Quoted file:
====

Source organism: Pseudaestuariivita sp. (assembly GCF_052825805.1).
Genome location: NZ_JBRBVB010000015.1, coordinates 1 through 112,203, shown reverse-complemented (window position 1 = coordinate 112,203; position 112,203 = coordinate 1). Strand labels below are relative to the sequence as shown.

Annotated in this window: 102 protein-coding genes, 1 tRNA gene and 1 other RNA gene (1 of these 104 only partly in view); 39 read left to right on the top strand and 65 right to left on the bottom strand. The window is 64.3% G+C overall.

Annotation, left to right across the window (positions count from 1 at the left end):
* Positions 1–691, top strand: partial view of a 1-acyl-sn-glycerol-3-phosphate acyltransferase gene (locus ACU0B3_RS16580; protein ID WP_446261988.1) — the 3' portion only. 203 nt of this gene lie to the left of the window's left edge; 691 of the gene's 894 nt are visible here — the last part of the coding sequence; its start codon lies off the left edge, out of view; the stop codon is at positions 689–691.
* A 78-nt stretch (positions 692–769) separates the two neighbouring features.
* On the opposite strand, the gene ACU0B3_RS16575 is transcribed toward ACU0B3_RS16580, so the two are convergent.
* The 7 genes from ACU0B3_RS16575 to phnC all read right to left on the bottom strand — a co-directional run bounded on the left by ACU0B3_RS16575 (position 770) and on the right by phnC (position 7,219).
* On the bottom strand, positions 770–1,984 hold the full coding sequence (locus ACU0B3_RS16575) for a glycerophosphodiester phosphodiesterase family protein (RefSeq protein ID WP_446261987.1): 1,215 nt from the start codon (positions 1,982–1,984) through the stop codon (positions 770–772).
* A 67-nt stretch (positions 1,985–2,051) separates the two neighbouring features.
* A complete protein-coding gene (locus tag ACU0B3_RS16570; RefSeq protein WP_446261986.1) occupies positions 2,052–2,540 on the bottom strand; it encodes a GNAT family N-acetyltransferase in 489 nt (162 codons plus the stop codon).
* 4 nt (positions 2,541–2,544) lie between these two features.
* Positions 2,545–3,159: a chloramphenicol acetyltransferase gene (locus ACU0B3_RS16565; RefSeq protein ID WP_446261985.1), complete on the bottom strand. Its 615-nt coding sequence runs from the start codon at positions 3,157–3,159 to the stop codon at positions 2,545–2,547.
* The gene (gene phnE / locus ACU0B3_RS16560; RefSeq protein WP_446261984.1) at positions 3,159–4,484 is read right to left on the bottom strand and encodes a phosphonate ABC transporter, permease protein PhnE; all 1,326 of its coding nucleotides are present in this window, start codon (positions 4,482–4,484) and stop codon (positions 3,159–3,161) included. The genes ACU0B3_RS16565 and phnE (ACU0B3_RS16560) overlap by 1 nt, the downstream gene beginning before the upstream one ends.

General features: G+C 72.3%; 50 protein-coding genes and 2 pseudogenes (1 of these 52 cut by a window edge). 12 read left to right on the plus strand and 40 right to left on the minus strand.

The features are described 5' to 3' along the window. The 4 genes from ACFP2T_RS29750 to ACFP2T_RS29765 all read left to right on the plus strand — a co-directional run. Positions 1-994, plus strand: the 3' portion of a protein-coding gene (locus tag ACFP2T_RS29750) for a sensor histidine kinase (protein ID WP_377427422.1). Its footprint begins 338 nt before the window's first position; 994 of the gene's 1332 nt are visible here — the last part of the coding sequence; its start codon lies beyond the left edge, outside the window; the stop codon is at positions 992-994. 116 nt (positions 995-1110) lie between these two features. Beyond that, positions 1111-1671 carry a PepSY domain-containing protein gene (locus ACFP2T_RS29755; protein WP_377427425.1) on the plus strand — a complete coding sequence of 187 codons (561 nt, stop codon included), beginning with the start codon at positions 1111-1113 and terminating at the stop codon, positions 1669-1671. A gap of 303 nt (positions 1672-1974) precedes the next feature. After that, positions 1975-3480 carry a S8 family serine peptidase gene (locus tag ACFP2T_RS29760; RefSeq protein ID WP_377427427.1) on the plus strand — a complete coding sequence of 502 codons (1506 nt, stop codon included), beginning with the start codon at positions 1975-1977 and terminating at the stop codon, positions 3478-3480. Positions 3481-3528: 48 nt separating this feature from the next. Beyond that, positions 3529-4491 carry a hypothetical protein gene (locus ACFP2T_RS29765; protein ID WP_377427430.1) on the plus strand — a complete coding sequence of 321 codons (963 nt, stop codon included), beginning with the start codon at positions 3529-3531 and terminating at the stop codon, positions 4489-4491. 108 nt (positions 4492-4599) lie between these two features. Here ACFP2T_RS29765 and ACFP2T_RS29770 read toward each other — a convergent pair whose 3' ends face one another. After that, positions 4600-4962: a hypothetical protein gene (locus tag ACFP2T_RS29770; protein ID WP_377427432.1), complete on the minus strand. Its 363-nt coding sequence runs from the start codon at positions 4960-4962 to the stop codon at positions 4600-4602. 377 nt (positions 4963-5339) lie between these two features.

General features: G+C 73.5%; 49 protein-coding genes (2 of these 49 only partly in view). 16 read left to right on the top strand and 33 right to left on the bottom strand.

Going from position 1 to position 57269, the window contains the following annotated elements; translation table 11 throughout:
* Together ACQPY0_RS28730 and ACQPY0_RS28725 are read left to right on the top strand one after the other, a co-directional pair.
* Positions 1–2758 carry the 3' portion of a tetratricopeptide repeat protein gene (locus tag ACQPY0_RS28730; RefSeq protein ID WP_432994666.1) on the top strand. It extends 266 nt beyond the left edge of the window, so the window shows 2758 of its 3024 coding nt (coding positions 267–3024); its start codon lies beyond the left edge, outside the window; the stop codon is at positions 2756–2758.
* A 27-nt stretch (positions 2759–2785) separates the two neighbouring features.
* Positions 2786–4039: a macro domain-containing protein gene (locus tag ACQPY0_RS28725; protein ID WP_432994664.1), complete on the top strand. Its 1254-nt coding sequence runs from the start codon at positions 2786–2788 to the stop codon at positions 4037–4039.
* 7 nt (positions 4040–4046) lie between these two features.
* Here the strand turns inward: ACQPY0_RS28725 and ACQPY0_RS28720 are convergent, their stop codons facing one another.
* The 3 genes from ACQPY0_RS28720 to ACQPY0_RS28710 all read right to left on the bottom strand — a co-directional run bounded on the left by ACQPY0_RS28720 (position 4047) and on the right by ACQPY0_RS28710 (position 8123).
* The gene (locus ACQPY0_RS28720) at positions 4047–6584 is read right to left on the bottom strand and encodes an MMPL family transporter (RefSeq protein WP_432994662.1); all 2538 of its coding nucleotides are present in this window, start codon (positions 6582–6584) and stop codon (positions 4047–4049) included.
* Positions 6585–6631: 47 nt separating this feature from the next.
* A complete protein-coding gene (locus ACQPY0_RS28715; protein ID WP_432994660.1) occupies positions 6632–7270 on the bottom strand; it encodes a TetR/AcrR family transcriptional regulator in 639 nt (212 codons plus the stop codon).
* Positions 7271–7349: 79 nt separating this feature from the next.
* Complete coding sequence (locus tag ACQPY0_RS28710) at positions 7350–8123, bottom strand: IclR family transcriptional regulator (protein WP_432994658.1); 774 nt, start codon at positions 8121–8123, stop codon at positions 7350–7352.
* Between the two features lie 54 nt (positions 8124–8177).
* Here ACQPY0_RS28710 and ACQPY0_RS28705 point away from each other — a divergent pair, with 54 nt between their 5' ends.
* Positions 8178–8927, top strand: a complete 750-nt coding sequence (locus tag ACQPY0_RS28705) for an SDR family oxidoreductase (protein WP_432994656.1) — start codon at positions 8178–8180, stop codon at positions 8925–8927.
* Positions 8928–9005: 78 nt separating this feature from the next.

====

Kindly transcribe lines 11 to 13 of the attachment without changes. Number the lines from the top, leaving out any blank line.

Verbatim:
* A complete protein-coding gene (locus tag ACU0B3_RS16570; RefSeq protein WP_446261986.1) occupies positions 2,052–2,540 on the bottom strand; it encodes a GNAT family N-acetyltransferase in 489 nt (162 codons plus the stop codon).
* 4 nt (positions 2,541–2,544) lie between these two features.
* Positions 2,545–3,159: a chloramphenicol acetyltransferase gene (locus ACU0B3_RS16565; RefSeq protein ID WP_446261985.1), complete on the bottom strand. Its 615-nt coding sequence runs from the start codon at positions 3,157–3,159 to the stop codon at positions 2,545–2,547.